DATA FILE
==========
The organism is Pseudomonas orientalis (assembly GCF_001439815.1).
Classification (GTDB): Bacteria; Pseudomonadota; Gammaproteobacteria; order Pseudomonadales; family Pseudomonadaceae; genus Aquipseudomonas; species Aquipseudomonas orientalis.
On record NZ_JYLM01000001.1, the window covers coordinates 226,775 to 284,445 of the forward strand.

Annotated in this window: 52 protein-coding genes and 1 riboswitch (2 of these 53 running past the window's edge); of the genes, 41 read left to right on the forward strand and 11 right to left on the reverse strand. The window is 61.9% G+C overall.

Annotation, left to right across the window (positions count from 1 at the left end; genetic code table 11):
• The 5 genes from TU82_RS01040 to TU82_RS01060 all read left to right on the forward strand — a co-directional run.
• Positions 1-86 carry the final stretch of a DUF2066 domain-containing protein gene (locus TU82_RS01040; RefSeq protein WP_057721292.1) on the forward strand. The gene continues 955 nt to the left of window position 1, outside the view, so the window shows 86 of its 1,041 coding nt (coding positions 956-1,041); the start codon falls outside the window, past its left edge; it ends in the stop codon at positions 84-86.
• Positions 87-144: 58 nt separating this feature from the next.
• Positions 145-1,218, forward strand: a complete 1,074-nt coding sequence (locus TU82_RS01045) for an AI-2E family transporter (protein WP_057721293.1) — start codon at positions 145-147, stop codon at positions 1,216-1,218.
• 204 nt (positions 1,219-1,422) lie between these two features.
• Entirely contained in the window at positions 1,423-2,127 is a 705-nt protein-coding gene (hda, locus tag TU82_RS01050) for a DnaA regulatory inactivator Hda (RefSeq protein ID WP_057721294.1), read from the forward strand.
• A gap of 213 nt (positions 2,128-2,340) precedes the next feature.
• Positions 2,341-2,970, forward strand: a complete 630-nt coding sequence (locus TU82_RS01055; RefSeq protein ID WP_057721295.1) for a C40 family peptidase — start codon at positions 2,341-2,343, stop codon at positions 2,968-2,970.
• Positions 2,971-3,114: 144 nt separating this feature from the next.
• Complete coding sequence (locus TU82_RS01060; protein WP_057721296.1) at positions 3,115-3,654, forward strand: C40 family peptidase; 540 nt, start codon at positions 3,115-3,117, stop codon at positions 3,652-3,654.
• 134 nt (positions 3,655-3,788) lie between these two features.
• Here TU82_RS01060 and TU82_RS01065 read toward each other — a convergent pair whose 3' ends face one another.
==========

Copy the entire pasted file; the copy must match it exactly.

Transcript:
The organism is Pseudomonas orientalis (assembly GCF_001439815.1).
Classification (GTDB): Bacteria; Pseudomonadota; Gammaproteobacteria; order Pseudomonadales; family Pseudomonadaceae; genus Aquipseudomonas; species Aquipseudomonas orientalis.
On record NZ_JYLM01000001.1, the window covers coordinates 226,775 to 284,445 of the forward strand.

Annotated in this window: 52 protein-coding genes and 1 riboswitch (2 of these 53 running past the window's edge); of the genes, 41 read left to right on the forward strand and 11 right to left on the reverse strand. The window is 61.9% G+C overall.

Annotation, left to right across the window (positions count from 1 at the left end; genetic code table 11):
• The 5 genes from TU82_RS01040 to TU82_RS01060 all read left to right on the forward strand — a co-directional run.
• Positions 1-86 carry the final stretch of a DUF2066 domain-containing protein gene (locus TU82_RS01040; RefSeq protein WP_057721292.1) on the forward strand. The gene continues 955 nt to the left of window position 1, outside the view, so the window shows 86 of its 1,041 coding nt (coding positions 956-1,041); the start codon falls outside the window, past its left edge; it ends in the stop codon at positions 84-86.
• Positions 87-144: 58 nt separating this feature from the next.
• Positions 145-1,218, forward strand: a complete 1,074-nt coding sequence (locus TU82_RS01045) for an AI-2E family transporter (protein WP_057721293.1) — start codon at positions 145-147, stop codon at positions 1,216-1,218.
• 204 nt (positions 1,219-1,422) lie between these two features.
• Entirely contained in the window at positions 1,423-2,127 is a 705-nt protein-coding gene (hda, locus tag TU82_RS01050) for a DnaA regulatory inactivator Hda (RefSeq protein ID WP_057721294.1), read from the forward strand.
• A gap of 213 nt (positions 2,128-2,340) precedes the next feature.
• Positions 2,341-2,970, forward strand: a complete 630-nt coding sequence (locus TU82_RS01055; RefSeq protein ID WP_057721295.1) for a C40 family peptidase — start codon at positions 2,341-2,343, stop codon at positions 2,968-2,970.
• Positions 2,971-3,114: 144 nt separating this feature from the next.
• Complete coding sequence (locus TU82_RS01060; protein WP_057721296.1) at positions 3,115-3,654, forward strand: C40 family peptidase; 540 nt, start codon at positions 3,115-3,117, stop codon at positions 3,652-3,654.
• 134 nt (positions 3,655-3,788) lie between these two features.
• Here TU82_RS01060 and TU82_RS01065 read toward each other — a convergent pair whose 3' ends face one another.